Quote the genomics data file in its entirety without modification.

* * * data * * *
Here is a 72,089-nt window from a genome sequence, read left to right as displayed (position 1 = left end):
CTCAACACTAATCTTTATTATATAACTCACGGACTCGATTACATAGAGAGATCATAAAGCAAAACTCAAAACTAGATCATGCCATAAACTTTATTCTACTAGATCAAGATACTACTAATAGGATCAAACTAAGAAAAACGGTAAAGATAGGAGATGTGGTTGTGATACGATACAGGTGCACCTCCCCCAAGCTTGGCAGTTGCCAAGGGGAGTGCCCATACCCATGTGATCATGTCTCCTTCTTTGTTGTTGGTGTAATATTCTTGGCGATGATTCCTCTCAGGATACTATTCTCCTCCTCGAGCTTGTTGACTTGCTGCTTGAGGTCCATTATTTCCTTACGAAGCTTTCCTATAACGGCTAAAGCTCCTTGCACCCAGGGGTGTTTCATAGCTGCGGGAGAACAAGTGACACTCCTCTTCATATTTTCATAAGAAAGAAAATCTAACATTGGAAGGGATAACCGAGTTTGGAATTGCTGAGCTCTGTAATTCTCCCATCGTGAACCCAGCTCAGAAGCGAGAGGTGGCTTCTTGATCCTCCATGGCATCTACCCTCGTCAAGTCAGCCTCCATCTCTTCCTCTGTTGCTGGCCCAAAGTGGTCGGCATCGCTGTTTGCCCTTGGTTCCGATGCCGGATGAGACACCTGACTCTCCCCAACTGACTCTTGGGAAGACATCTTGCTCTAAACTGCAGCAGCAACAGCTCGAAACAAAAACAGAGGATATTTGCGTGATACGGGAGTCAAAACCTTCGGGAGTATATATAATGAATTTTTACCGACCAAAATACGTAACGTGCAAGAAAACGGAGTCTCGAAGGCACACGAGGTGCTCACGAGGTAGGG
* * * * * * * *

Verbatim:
Here is a 72,089-nt window from a genome sequence, read left to right as displayed (position 1 = left end):
CTCAACACTAATCTTTATTATATAACTCACGGACTCGATTACATAGAGAGATCATAAAGCAAAACTCAAAACTAGATCATGCCATAAACTTTATTCTACTAGATCAAGATACTACTAATAGGATCAAACTAAGAAAAACGGTAAAGATAGGAGATGTGGTTGTGATACGATACAGGTGCACCTCCCCCAAGCTTGGCAGTTGCCAAGGGGAGTGCCCATACCCATGTGATCATGTCTCCTTCTTTGTTGTTGGTGTAATATTCTTGGCGATGATTCCTCTCAGGATACTATTCTCCTCCTCGAGCTTGTTGACTTGCTGCTTGAGGTCCATTATTTCCTTACGAAGCTTTCCTATAACGGCTAAAGCTCCTTGCACCCAGGGGTGTTTCATAGCTGCGGGAGAACAAGTGACACTCCTCTTCATATTTTCATAAGAAAGAAAATCTAACATTGGAAGGGATAACCGAGTTTGGAATTGCTGAGCTCTGTAATTCTCCCATCGTGAACCCAGCTCAGAAGCGAGAGGTGGCTTCTTGATCCTCCATGGCATCTACCCTCGTCAAGTCAGCCTCCATCTCTTCCTCTGTTGCTGGCCCAAAGTGGTCGGCATCGCTGTTTGCCCTTGGTTCCGATGCCGGATGAGACACCTGACTCTCCCCAACTGACTCTTGGGAAGACATCTTGCTCTAAACTGCAGCAGCAACAGCTCGAAACAAAAACAGAGGATATTTGCGTGATACGGGAGTCAAAACCTTCGGGAGTATATATAATGAATTTTTACCGACCAAAATACGTAACGTGCAAGAAAACGGAGTCTCGAAGGCACACGAGGTGCTCACGAGGTAGGG